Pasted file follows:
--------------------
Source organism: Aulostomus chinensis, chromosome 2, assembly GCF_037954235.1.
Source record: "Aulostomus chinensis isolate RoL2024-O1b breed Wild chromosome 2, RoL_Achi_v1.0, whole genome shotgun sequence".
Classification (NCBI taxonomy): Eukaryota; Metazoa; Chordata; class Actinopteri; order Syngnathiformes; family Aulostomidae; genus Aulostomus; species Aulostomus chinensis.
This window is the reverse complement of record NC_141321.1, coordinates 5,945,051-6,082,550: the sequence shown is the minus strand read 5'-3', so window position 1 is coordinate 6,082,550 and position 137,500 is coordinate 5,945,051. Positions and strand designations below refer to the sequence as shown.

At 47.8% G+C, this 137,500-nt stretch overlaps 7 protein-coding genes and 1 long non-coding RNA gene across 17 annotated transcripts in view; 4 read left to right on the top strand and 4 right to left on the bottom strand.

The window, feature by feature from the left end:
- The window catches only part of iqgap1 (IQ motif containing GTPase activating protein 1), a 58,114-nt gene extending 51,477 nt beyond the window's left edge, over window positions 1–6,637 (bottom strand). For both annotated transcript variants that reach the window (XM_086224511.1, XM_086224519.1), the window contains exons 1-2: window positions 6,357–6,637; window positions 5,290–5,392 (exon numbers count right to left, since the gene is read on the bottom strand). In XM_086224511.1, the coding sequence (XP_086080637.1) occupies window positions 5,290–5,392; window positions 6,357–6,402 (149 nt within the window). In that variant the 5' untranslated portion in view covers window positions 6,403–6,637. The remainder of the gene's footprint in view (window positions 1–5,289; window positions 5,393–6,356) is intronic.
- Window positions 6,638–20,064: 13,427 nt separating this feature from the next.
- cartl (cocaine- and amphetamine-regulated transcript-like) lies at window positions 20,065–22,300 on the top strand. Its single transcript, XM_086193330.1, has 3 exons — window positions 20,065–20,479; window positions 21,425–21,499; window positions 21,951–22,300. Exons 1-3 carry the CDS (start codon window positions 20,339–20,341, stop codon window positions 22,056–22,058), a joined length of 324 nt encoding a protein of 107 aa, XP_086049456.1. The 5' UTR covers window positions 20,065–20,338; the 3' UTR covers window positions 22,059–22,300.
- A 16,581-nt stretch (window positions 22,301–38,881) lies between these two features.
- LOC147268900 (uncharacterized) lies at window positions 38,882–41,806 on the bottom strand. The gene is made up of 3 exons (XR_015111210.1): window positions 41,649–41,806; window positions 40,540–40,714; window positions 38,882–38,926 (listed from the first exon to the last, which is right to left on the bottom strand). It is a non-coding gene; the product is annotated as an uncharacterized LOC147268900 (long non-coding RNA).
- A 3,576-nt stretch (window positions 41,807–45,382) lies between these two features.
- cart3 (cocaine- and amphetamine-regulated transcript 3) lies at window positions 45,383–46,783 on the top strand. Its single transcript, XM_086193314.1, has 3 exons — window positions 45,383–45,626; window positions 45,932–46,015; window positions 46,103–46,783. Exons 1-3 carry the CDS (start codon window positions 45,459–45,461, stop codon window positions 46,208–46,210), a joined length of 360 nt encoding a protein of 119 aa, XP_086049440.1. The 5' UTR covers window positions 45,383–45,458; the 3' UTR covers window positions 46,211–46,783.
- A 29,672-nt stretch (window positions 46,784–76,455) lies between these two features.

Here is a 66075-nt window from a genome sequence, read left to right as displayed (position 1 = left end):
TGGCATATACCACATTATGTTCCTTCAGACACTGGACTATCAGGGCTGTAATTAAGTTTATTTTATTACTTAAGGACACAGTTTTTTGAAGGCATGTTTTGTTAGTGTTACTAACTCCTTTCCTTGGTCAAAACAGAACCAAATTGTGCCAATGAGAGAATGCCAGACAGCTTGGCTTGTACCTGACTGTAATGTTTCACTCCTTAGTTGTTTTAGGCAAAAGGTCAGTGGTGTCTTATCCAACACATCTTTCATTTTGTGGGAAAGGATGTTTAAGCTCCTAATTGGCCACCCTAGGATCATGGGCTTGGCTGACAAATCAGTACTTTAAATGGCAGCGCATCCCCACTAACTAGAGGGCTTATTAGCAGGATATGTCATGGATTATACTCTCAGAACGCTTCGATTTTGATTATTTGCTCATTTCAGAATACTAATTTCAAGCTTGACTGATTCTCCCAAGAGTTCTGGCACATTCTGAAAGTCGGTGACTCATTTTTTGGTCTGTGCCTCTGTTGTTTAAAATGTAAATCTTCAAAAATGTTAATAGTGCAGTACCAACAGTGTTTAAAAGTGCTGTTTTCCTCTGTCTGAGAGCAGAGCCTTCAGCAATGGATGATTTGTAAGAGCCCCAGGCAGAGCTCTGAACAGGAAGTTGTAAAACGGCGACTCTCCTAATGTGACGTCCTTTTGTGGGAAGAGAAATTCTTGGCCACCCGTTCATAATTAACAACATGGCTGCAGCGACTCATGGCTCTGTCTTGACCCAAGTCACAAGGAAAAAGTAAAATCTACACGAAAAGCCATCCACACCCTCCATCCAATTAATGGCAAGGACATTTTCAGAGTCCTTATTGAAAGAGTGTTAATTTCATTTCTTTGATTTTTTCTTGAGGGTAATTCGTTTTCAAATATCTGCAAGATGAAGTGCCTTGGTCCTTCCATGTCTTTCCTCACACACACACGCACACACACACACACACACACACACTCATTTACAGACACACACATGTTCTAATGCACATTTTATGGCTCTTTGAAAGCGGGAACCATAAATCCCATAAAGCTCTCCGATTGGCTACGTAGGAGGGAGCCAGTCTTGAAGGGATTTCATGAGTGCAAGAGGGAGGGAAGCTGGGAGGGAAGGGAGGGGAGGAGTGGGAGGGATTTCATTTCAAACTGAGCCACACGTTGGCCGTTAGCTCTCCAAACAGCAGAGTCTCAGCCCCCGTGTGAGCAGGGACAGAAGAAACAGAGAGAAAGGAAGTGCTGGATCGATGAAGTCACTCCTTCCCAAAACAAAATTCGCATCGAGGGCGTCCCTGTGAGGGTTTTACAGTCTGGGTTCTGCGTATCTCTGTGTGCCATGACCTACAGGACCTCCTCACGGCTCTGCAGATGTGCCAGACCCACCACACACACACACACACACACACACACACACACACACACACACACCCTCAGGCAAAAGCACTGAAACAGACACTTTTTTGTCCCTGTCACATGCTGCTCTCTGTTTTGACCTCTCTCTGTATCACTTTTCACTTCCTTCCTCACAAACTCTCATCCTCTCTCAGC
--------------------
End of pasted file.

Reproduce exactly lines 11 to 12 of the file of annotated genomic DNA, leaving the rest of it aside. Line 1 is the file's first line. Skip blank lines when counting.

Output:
- LOC147268900 (uncharacterized) lies at window positions 38,882–41,806 on the bottom strand. The gene is made up of 3 exons (XR_015111210.1): window positions 41,649–41,806; window positions 40,540–40,714; window positions 38,882–38,926 (listed from the first exon to the last, which is right to left on the bottom strand). It is a non-coding gene; the product is annotated as an uncharacterized LOC147268900 (long non-coding RNA).
- A 3,576-nt stretch (window positions 41,807–45,382) lies between these two features.